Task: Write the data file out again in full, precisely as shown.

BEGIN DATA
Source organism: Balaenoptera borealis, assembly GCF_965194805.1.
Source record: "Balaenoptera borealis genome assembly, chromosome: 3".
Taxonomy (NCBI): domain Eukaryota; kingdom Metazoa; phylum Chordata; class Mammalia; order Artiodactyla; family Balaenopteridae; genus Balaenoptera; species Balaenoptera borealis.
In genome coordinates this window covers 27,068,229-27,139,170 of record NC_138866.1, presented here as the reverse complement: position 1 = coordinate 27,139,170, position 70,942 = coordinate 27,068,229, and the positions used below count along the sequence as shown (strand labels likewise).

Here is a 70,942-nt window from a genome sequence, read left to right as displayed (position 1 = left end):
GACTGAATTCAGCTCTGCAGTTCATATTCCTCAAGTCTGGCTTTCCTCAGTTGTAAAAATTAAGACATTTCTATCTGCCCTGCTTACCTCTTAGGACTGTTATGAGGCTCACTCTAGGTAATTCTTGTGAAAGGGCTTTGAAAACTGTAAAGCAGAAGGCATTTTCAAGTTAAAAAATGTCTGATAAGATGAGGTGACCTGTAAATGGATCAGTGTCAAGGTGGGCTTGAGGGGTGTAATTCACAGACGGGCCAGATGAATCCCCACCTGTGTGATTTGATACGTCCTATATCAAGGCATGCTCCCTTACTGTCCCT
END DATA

Source organism: Balaenoptera borealis, assembly GCF_965194805.1.
Source record: "Balaenoptera borealis genome assembly, chromosome: 3".
Taxonomy (NCBI): domain Eukaryota; kingdom Metazoa; phylum Chordata; class Mammalia; order Artiodactyla; family Balaenopteridae; genus Balaenoptera; species Balaenoptera borealis.
In genome coordinates this window covers 27,068,229-27,139,170 of record NC_138866.1, presented here as the reverse complement: position 1 = coordinate 27,139,170, position 70,942 = coordinate 27,068,229, and the positions used below count along the sequence as shown (strand labels likewise).

Here is a 70,942-nt window from a genome sequence, read left to right as displayed (position 1 = left end):
GACTGAATTCAGCTCTGCAGTTCATATTCCTCAAGTCTGGCTTTCCTCAGTTGTAAAAATTAAGACATTTCTATCTGCCCTGCTTACCTCTTAGGACTGTTATGAGGCTCACTCTAGGTAATTCTTGTGAAAGGGCTTTGAAAACTGTAAAGCAGAAGGCATTTTCAAGTTAAAAAATGTCTGATAAGATGAGGTGACCTGTAAATGGATCAGTGTCAAGGTGGGCTTGAGGGGTGTAATTCACAGACGGGCCAGATGAATCCCCACCTGTGTGATTTGATACGTCCTATATCAAGGCATGCTCCCTTACTGTCCCT